I recently telephoned a local cable television company to have my home service reconnected after a trip out west.
The Interactive Voice Response System or IVRS answered. Modern corporations seem to think they are the wave of the future. But the systems are major annoyances right up there with hidden credit card fees, unreliable cell phone service and passwords and PIN numbers. These systems essentially automate telephone contact between humans and machines. They typically are intended to service high call volumes, reduce corporate costs and improve customer service.
As the political pundits and other members of the chattering classes continue to analyze the Nov. 4 mid-term election results, the following thoughts cross my mind.
THE JUDAS OR (DROWNING RAT) PRIZE. I wish a group of independent, non-aligned experts would create a prize to go to the Democratic candidate for re-election who most effectively distanced himself/herself from President Obama during the weeks preceding the Nov. 4 balloting.
Like Judas in the New Testament, or like rats from a sinking ship, dozens of Democrats tried to out-do each other in disclaiming any affiliation or loyalty to the president. Their favorite expressions on the campaign trail were “I never knew him!” and “Obama? Who’s he?”
“The world is so full of a number of things, I’m sure we should all be as happy as kings.”
Who first said that? Robert Louis Stevenson, of course. What he neglected to say was that in anyone’s lifetime it’s unlikely any of us will experience more than a small percentage of the delightful (or, at least, interesting) things that life makes available to us. While most persons - during our dwelling on our lonely planet - will watch a sunset or eat pancakes, thousands of other activities and adventures will remain untouched by the average human.
Cricket, for example. How many of us have ever played cricket? Or even watched a match? If you’re a Brit or live in India, odds are higher that you’re familiar with cricket, whose origin, history and rules are complex. Some cricket matches can last a couple of days. A related custom for cricket-watchers is to enjoy cucumber sandwiches. Don’t hold your breath until cricket catches on in the USA.
Gone are the days when a backyard mechanic could maintain the family buggy.
My first car was a decade-old 1950 Ford coupe. It had a stick shift, an AM radio and absolutely zilch in the way of technology. I changed the oil, did my own tune ups on the very basic V8 engine, and performed a litany of other repairs that kept it running for the three years I owned it.
That same used car that I paid $150 for back in 1960 is now considered to be an antique with price tags up to $75,000 and more.
I had planned to devote this week’s column to Ebola or the Mideast wars, because of the public’s outrage at how little attention our nation’s news media is giving to those two topics. Instead, I will write about booyah.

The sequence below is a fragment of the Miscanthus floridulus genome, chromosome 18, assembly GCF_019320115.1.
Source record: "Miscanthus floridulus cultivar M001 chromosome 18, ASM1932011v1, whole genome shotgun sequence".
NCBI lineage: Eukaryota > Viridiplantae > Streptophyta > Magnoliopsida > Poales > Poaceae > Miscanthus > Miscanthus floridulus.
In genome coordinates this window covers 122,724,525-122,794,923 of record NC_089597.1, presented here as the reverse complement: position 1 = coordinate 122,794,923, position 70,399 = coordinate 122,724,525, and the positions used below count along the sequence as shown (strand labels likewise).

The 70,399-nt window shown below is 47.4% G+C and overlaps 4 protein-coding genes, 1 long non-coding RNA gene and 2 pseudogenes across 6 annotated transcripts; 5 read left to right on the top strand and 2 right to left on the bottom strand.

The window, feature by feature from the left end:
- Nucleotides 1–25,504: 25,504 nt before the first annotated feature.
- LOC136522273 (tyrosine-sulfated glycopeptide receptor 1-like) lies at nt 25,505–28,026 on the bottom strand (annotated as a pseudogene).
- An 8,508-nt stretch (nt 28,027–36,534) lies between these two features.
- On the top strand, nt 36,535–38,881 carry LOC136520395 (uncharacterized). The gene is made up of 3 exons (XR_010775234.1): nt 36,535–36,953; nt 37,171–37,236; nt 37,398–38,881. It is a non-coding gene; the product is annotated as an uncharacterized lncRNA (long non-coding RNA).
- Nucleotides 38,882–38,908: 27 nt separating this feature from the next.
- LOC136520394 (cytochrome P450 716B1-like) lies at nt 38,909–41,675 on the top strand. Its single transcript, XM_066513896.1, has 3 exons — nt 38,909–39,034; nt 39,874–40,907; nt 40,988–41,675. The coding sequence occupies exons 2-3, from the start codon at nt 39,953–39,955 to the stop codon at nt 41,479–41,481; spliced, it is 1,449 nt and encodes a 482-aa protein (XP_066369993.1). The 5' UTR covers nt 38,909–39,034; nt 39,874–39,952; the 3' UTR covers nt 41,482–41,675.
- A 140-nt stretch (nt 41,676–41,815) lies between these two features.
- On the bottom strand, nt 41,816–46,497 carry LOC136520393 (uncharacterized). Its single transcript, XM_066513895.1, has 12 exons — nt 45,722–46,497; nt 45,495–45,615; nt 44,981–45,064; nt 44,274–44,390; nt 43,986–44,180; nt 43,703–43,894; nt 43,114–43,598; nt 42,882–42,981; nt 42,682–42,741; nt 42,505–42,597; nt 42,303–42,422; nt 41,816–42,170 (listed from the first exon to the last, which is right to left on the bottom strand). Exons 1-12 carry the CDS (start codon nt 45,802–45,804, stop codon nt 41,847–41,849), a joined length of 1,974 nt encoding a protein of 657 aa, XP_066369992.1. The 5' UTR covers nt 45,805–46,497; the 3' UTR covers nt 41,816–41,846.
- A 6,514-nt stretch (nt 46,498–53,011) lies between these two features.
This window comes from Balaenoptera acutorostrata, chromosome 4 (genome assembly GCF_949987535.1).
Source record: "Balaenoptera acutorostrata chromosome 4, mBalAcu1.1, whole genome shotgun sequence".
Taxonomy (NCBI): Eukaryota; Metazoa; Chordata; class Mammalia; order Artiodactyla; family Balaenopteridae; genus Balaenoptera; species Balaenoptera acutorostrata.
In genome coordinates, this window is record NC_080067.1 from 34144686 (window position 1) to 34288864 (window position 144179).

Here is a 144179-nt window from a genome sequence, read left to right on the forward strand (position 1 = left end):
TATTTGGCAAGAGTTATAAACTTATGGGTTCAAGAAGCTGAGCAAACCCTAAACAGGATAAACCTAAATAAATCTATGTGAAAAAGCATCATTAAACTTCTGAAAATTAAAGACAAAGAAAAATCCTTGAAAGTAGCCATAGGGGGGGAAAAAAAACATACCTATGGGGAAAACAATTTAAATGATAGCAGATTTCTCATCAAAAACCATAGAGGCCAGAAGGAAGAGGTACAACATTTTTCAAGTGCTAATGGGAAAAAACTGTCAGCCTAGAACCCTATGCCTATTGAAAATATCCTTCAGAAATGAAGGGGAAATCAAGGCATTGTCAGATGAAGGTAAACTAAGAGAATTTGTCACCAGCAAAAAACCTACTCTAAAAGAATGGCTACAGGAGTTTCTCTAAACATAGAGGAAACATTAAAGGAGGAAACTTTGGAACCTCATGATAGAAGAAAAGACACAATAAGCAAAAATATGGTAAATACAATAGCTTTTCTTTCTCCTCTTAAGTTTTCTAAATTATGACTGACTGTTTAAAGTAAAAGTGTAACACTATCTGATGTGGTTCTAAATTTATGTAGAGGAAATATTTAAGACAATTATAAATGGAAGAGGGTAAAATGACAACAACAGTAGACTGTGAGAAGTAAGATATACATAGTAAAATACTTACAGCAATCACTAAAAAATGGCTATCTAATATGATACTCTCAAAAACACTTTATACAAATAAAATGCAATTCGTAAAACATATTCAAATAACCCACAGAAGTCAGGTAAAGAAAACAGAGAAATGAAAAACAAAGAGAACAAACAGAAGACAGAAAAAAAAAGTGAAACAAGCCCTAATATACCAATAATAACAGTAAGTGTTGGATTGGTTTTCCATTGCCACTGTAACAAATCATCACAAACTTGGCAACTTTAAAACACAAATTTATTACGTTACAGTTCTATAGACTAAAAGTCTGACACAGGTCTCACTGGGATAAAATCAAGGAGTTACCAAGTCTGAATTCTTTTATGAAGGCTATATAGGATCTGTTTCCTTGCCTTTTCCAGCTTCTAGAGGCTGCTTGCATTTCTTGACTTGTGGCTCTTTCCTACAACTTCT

You say you’ve never heard of booyah? Well, neither had I until a week ago, when I was watching a TV commercial showing a woman serving french fries. As she placed the fries on the table, she pointed at them and exclaimed “Booyah!”
I didn’t know if the expression was a blessing, a curse or a restaurant password to the waiter, meaning, “Henry, these delicacies are ready for that bald guy at Table 7.”
Because nothing important is going on in the world right now, America is engaged in a fevered debate about airplane seats.
Is there a God-given right to recline, even if it impinges on the kneecaps of the person seated behind you?
Three recent in-air disputes have resulted in commercial flights being rerouted for unscheduled landings, and feuding passengers booted off. This trend, if it continues, can only add more thrills to the already-hectic air travel experience.
Thanksgiving Sunday worship CLEARWATER – Chapel-By-The-Sea will celebrate Thanksgiving Sunday, Nov. 23, at the 10 a.m. worship service. Chapel-By-The-Sea Community Church is at 54 Bay Esplanade.
The Rev. Herb Freitag’s sermon is titled “In Place of Larger Barns” with the scripture from Luke 12:16-21. The special music will include Marilyn Michael and Nicole Cavalani singing a duet, “Bless This House,” and Dennis Saloky on saxophone with medley of “We Gather Together” and “Count Your Blessings.”
Attendees are encouraged to bring gifts of nonperishable food and turkeys (fresh or frozen) for the food bank at RCS. After church, attendees will have an opportunity to help decorate the church for Christmas.
Church and youth Sunday school begin at 10 a.m. Adult Sunday school begins at 9 a.m.
MLK Neighborhood Center Coalition planning sessions CLEARWATER – The Clearwater Martin Luther King Jr. Neighborhood Center Coalition hosts weekly planning sessions every Tuesday at 7 p.m. at 1201 Douglas Ave. It also hosts a neighborhood community market each fourth Saturday, with the June market set for the 28th.
The Community Outreach Team invites people to join them in making phone calls or writing letters to the residents in the neighborhood surrounding the center to inspire neighbors with the progress that is being made.
City Power Toastmasters Club meeting ST. PETERSBURG – The City Power Toastmasters Club, a nonprofit communication and leadership club, meets Wednesdays from noon to 1 p.m. at the Municipal Services Building, One Fourth St. N., Sixth Floor, Room 600.
The club teaches self-confidence and skills to help listen, think, speak and gain leadership qualities. Participants gain poise, positive body language and speak more easily.
Guests are welcome to visit for free with no pressure to join.